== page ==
Terry O’Kelly is a Consultant General Surgeon in Aberdeen and a part-time Senior Medical Officer with the Scottish Government.
He is also a member of the Consent review task and finish group who have helped redraft the GMC’s guidance for doctors on consent ahead of consultation in 2018.
This is my first blog and writing it coincided with me giving a lecture to our medical students on the principles of surgery, which covers key issues including consent. My lecture and this blog is a pretty honest account of my practice. It also reflects a personal wish to never hear a patient express regret about their treatment and the choices they’ve made. Patients can be disappointed by a less than perfect outcome but they should never be regretful.
The changing doctor-patient relationship
During the lecture, which I have given for almost 20 years, I show a still from a popular 1950s film, Doctor in the House, to illustrate an era when patients accepted that ‘doctor knows best’. The second image, of a mother and her child, Nadine Montgomery and son, emphasises that society has changed and patient expectations are now very different.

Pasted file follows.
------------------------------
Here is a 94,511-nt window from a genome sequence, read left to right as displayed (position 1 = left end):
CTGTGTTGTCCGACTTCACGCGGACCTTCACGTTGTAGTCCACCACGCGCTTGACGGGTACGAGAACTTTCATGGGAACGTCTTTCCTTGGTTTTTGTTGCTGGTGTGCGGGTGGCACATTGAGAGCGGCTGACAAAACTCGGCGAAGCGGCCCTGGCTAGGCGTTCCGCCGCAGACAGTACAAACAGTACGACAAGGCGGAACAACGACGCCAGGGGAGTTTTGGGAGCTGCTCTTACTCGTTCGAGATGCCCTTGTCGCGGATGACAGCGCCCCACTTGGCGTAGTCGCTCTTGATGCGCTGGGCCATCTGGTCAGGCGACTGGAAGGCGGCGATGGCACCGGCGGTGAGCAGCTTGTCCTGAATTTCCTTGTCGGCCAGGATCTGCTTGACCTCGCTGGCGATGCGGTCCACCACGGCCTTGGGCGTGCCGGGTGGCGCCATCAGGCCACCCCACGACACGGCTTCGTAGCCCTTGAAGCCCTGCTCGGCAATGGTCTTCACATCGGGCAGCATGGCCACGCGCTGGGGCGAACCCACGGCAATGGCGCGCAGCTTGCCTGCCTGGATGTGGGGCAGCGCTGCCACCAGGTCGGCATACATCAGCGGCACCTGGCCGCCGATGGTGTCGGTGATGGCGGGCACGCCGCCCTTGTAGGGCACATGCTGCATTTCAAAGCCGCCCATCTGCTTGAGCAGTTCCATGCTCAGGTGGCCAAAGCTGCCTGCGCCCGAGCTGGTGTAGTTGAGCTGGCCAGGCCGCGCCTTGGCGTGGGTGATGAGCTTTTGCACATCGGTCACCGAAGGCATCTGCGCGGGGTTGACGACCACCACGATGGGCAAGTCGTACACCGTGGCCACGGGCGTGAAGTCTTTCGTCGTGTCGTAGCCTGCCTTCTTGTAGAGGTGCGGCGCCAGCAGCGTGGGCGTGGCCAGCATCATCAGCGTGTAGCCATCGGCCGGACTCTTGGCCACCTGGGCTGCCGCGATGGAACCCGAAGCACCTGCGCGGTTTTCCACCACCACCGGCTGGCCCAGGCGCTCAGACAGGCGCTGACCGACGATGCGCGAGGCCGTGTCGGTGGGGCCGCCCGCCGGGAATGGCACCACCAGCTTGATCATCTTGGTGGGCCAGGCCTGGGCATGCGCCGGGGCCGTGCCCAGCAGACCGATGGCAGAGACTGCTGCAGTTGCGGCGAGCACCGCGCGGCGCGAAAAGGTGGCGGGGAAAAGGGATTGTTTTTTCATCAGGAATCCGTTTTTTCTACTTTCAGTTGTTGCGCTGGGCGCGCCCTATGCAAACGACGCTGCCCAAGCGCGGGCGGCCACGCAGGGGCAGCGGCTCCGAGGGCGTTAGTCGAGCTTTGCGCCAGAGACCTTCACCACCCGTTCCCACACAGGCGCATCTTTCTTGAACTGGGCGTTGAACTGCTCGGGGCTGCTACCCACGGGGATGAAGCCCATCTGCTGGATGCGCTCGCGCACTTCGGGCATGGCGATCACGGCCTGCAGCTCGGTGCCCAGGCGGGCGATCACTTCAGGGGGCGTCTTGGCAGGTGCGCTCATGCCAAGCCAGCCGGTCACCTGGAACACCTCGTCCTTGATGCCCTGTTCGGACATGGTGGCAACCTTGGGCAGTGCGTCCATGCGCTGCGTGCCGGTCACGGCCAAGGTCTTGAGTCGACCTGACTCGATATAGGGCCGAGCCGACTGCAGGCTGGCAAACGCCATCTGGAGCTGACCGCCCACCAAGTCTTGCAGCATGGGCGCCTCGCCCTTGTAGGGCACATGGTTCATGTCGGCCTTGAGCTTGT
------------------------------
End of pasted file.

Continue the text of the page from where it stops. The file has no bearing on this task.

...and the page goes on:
The Montgomery judgement brought case law into line with existing GMC consent guidance and, importantly, made it clear that discussing risk with a patient is not about bombarding them with information covering every conceivable risk. It is about having a meaningful, clear conversation and coming to a shared decision.
Both a personalised approach and shared decision making are crucial in gaining consent for treatment. But what does this mean in my clinical practice?
Empowering patients to make informed choices
Acquiring consent must be viewed as an inclusive and evolving process that requires discussion with patients about the treatment options available to them (including no treatment) as well as relevant risks and benefits.
I find that asking these two questions is very helpful: what is important to you? and what do you want?
I think these are empowering for patients and give them permission to voice their own opinions and concerns. The answers can be surprising and may require further questioning, but if a patient has appropriate information and understanding, then their opinions and decision must be respected.
I am currently caring for two patients who have declined surgery for treatable bowel cancer. In both cases, understanding has been checked using a technique called teach-back – asking the patient to recount information in their own words and discussions have been carefully recorded. I have also encouraged patients or a family member to record conversations on mobile devices; and one patient also wrote down their thoughts using a modified version of ‘request for treatment’ (treatment in this case being ‘watchful waiting’). Their decision and subsequent course might not be the one I would choose but I am very respectful of their wishes.